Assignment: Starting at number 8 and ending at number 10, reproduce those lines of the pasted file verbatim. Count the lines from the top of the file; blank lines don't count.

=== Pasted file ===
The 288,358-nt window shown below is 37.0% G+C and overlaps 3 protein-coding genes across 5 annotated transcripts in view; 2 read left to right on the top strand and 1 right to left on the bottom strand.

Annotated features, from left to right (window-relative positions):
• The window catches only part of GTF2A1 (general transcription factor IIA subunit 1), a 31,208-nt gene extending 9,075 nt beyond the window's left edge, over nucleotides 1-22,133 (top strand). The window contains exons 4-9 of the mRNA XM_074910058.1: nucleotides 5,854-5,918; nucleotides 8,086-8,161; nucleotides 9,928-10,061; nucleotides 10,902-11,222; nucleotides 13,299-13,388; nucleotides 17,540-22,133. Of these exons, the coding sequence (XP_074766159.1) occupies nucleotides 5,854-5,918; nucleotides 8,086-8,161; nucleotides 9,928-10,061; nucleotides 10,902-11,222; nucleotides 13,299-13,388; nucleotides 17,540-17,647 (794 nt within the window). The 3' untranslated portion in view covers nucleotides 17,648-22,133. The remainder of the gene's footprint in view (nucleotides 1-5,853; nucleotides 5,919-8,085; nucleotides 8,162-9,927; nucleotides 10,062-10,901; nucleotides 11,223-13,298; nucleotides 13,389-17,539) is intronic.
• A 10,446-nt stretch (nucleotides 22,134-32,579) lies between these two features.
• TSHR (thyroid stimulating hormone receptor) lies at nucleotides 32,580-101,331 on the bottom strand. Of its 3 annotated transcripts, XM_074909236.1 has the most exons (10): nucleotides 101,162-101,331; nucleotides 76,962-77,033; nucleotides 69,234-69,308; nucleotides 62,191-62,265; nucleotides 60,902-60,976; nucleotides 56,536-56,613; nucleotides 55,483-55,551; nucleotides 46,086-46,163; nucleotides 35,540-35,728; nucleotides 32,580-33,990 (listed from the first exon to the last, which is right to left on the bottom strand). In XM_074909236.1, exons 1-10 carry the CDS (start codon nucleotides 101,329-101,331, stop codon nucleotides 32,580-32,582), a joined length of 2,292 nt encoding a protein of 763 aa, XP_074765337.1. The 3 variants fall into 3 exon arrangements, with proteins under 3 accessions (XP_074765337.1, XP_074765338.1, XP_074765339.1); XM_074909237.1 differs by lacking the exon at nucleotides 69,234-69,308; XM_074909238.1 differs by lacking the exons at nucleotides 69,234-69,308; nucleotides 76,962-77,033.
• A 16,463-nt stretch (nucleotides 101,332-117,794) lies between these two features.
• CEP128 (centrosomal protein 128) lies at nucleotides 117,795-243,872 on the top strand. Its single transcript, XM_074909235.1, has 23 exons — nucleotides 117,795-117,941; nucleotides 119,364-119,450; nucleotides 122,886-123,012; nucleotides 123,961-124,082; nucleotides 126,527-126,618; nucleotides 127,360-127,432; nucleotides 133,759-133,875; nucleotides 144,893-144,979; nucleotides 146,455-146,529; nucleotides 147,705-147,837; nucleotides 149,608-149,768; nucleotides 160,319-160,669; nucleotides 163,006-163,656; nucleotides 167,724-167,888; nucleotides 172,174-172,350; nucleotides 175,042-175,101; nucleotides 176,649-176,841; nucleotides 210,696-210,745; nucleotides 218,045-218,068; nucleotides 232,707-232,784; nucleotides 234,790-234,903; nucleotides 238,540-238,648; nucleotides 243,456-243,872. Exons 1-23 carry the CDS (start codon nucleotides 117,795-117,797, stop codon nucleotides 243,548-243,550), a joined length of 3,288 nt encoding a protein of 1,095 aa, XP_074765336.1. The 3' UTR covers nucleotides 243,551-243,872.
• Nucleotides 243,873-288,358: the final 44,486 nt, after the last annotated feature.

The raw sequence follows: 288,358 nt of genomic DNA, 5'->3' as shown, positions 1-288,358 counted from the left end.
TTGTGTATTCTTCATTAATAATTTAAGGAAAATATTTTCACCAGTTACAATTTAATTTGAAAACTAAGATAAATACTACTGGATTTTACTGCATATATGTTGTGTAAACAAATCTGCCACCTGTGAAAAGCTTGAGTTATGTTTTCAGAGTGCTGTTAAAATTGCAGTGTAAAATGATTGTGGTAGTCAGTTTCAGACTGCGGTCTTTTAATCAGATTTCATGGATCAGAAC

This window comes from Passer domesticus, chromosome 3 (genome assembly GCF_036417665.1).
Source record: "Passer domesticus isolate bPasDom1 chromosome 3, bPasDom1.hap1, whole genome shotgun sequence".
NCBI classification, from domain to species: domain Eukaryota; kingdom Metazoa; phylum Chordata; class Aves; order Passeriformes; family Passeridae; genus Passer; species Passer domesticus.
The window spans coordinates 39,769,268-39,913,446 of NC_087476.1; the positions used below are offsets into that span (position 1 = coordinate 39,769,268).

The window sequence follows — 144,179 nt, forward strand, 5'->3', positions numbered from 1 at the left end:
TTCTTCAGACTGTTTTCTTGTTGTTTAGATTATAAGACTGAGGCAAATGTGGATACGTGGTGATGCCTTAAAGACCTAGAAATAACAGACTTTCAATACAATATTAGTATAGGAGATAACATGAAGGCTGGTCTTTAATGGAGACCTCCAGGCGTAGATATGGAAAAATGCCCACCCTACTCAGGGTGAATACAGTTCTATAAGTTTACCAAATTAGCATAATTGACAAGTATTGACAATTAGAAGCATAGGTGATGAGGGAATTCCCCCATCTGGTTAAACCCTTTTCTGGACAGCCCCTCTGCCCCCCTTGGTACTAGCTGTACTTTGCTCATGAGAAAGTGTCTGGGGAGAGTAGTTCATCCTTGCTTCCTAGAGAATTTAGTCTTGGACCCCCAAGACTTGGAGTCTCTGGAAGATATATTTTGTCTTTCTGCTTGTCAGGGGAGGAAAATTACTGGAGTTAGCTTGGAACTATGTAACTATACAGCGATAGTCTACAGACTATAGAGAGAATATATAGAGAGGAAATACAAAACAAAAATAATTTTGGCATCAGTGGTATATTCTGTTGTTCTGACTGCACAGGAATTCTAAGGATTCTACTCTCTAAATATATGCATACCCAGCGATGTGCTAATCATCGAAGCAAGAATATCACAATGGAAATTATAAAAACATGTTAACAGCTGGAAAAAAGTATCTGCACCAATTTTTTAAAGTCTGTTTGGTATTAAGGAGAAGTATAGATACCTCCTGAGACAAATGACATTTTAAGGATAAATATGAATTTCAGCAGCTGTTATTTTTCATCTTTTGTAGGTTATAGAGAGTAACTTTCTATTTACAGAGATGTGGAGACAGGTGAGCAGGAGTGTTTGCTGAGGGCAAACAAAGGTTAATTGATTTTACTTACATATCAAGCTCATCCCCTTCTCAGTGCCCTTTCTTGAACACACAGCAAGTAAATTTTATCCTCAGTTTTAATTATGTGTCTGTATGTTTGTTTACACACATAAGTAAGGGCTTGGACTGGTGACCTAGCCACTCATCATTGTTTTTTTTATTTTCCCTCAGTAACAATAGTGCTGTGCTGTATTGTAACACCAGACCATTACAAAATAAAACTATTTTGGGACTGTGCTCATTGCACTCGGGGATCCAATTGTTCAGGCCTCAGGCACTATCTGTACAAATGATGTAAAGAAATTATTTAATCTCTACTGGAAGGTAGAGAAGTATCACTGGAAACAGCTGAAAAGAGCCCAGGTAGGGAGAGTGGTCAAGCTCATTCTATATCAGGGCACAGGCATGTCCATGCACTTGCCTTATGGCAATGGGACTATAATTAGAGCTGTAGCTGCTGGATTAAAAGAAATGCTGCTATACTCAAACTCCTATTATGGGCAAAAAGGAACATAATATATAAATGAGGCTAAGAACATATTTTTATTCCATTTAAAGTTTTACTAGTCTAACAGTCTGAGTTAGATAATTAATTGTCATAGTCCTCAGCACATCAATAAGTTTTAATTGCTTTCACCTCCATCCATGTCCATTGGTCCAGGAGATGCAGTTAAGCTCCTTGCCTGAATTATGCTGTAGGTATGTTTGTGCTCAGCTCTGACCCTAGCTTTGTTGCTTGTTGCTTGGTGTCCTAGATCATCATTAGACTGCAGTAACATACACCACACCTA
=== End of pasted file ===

• Nucleotides 243,873-288,358: the final 44,486 nt, after the last annotated feature.

The raw sequence follows: 288,358 nt of genomic DNA, 5'->3' as shown, positions 1-288,358 counted from the left end.
TTGTGTATTCTTCATTAATAATTTAAGGAAAATATTTTCACCAGTTACAATTTAATTTGAAAACTAAGATAAATACTACTGGATTTTACTGCATATATGTTGTGTAAACAAATCTGCCACCTGTGAAAAGCTTGAGTTATGTTTTCAGAGTGCTGTTAAAATTGCAGTGTAAAATGATTGTGGTAGTCAGTTTCAGACTGCGGTCTTTTAATCAGATTTCATGGATCAGAAC